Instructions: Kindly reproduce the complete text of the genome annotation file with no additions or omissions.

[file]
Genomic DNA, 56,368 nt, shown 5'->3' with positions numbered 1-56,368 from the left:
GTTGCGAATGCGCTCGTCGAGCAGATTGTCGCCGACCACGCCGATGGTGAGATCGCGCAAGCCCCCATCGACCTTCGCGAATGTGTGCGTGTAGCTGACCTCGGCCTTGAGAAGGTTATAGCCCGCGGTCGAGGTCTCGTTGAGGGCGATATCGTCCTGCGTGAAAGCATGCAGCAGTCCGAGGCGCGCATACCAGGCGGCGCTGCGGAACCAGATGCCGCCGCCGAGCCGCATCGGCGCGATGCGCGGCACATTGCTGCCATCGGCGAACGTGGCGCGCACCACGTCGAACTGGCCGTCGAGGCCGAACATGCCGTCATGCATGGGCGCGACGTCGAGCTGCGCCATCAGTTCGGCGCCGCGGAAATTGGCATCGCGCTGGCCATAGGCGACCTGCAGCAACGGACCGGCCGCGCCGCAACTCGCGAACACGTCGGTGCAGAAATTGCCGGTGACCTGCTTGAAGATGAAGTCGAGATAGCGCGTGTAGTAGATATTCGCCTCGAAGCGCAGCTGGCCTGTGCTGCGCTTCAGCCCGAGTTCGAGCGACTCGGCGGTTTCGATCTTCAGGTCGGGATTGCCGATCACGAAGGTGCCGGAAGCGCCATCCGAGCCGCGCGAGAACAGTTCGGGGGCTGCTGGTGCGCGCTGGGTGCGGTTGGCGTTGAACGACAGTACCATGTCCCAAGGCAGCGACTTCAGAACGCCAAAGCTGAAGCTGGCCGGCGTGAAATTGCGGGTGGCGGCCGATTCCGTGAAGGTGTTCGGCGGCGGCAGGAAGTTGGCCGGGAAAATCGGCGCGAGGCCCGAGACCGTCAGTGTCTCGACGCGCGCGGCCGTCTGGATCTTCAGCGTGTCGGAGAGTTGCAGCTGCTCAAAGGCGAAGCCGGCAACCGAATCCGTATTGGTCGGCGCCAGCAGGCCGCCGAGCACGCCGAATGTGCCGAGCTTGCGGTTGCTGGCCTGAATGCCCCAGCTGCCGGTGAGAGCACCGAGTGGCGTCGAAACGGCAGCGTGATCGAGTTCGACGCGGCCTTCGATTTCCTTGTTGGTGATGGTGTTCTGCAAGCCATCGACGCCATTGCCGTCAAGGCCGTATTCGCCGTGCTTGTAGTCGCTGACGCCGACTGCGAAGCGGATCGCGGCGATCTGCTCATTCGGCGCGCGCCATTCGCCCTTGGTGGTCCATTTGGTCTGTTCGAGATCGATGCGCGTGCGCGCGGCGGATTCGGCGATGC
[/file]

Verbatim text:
Genomic DNA, 56,368 nt, shown 5'->3' with positions numbered 1-56,368 from the left:
GTTGCGAATGCGCTCGTCGAGCAGATTGTCGCCGACCACGCCGATGGTGAGATCGCGCAAGCCCCCATCGACCTTCGCGAATGTGTGCGTGTAGCTGACCTCGGCCTTGAGAAGGTTATAGCCCGCGGTCGAGGTCTCGTTGAGGGCGATATCGTCCTGCGTGAAAGCATGCAGCAGTCCGAGGCGCGCATACCAGGCGGCGCTGCGGAACCAGATGCCGCCGCCGAGCCGCATCGGCGCGATGCGCGGCACATTGCTGCCATCGGCGAACGTGGCGCGCACCACGTCGAACTGGCCGTCGAGGCCGAACATGCCGTCATGCATGGGCGCGACGTCGAGCTGCGCCATCAGTTCGGCGCCGCGGAAATTGGCATCGCGCTGGCCATAGGCGACCTGCAGCAACGGACCGGCCGCGCCGCAACTCGCGAACACGTCGGTGCAGAAATTGCCGGTGACCTGCTTGAAGATGAAGTCGAGATAGCGCGTGTAGTAGATATTCGCCTCGAAGCGCAGCTGGCCTGTGCTGCGCTTCAGCCCGAGTTCGAGCGACTCGGCGGTTTCGATCTTCAGGTCGGGATTGCCGATCACGAAGGTGCCGGAAGCGCCATCCGAGCCGCGCGAGAACAGTTCGGGGGCTGCTGGTGCGCGCTGGGTGCGGTTGGCGTTGAACGACAGTACCATGTCCCAAGGCAGCGACTTCAGAACGCCAAAGCTGAAGCTGGCCGGCGTGAAATTGCGGGTGGCGGCCGATTCCGTGAAGGTGTTCGGCGGCGGCAGGAAGTTGGCCGGGAAAATCGGCGCGAGGCCCGAGACCGTCAGTGTCTCGACGCGCGCGGCCGTCTGGATCTTCAGCGTGTCGGAGAGTTGCAGCTGCTCAAAGGCGAAGCCGGCAACCGAATCCGTATTGGTCGGCGCCAGCAGGCCGCCGAGCACGCCGAATGTGCCGAGCTTGCGGTTGCTGGCCTGAATGCCCCAGCTGCCGGTGAGAGCACCGAGTGGCGTCGAAACGGCAGCGTGATCGAGTTCGACGCGGCCTTCGATTTCCTTGTTGGTGATGGTGTTCTGCAAGCCATCGACGCCATTGCCGTCAAGGCCGTATTCGCCGTGCTTGTAGTCGCTGACGCCGACTGCGAAGCGGATCGCGGCGATCTGCTCATTCGGCGCGCGCCATTCGCCCTTGGTGGTCCATTTGGTCTGTTCGAGATCGATGCGCGTGCGCGCGGCGGATTCGGCGATGC